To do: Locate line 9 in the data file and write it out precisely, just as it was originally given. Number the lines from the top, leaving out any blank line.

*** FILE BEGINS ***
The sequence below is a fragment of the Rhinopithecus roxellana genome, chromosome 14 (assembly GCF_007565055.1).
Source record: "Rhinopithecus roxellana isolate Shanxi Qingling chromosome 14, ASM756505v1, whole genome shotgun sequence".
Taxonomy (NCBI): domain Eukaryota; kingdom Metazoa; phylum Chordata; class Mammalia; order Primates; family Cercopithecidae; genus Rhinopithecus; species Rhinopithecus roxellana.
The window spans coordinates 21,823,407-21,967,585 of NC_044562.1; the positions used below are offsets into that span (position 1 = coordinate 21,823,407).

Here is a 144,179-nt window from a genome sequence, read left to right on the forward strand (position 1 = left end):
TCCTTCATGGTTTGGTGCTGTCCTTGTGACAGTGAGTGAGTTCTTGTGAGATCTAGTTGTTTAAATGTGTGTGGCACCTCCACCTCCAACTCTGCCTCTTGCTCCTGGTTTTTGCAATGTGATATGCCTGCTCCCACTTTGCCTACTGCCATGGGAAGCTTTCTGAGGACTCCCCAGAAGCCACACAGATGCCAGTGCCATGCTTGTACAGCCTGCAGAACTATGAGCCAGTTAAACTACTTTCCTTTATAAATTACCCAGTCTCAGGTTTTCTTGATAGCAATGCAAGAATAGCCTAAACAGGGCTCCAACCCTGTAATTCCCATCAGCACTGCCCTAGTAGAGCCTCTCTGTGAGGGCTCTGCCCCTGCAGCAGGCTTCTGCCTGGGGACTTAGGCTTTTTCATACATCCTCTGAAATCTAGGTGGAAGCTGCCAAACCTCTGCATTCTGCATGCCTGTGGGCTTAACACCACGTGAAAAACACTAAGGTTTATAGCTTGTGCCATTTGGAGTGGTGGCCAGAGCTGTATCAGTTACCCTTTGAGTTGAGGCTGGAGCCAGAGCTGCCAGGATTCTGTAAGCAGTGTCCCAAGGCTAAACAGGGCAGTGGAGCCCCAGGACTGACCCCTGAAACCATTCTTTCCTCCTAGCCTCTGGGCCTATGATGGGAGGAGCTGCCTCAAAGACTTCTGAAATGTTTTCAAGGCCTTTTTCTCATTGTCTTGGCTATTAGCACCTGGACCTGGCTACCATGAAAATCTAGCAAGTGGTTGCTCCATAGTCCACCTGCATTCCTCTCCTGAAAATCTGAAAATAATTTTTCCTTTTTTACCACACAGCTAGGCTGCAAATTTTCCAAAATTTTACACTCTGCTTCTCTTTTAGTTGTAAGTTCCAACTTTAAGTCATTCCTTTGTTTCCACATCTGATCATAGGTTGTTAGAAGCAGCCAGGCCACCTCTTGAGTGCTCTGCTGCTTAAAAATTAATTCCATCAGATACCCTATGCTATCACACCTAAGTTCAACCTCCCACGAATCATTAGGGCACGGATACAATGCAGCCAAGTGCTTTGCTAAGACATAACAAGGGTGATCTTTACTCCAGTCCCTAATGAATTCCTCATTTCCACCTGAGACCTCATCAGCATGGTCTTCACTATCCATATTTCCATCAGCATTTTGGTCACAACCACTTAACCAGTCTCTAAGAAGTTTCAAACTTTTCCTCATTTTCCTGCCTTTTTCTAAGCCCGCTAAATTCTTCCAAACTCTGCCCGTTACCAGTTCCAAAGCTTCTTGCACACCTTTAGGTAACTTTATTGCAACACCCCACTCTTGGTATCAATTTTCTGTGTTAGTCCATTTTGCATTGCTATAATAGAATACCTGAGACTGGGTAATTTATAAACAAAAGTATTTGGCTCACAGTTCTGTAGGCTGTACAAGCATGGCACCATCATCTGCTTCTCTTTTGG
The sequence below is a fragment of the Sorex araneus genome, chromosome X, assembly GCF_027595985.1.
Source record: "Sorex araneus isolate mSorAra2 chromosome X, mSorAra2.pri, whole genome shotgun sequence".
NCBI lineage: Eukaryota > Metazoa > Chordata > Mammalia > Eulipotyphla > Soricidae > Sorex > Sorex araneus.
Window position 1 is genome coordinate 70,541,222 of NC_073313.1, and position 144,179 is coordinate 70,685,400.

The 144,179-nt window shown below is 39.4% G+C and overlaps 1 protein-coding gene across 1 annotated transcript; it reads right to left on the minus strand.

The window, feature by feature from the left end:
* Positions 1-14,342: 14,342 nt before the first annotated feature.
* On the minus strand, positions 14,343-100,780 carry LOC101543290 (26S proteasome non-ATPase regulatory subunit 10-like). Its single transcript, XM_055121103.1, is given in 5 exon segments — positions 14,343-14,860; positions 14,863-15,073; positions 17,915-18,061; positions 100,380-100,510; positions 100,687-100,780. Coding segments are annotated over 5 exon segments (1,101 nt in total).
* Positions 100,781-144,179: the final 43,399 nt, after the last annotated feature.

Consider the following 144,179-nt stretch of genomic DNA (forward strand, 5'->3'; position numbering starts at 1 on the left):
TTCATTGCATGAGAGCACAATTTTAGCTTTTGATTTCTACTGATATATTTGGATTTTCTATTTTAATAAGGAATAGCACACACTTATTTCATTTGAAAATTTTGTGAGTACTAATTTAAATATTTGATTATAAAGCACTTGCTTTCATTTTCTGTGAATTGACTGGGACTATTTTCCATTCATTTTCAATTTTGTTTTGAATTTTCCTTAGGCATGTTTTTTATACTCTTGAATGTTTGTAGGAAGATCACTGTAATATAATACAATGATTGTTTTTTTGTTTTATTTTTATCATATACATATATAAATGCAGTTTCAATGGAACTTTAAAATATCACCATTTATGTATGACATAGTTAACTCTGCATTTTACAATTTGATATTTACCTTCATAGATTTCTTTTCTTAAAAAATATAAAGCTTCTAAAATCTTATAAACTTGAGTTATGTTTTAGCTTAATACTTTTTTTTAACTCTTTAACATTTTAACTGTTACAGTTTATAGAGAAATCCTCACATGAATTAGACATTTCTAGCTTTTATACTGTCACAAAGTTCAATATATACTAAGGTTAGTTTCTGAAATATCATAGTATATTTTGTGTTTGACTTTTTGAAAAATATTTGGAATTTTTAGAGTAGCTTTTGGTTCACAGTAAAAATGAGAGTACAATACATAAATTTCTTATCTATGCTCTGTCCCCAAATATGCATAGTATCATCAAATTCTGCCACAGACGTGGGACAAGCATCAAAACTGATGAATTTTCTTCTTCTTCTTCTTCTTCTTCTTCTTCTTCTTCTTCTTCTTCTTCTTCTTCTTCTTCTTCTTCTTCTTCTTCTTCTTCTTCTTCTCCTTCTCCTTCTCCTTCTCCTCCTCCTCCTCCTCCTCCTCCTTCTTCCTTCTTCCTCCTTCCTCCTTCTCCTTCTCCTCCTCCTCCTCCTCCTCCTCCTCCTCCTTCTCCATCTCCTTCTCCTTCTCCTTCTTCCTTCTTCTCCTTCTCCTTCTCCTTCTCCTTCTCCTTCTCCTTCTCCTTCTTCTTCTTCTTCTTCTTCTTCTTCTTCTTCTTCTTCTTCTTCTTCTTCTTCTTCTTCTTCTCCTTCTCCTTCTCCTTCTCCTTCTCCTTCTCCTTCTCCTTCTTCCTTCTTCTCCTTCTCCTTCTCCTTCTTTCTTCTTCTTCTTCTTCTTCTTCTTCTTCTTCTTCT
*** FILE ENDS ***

NCBI lineage: Eukaryota > Metazoa > Chordata > Mammalia > Eulipotyphla > Soricidae > Sorex > Sorex araneus.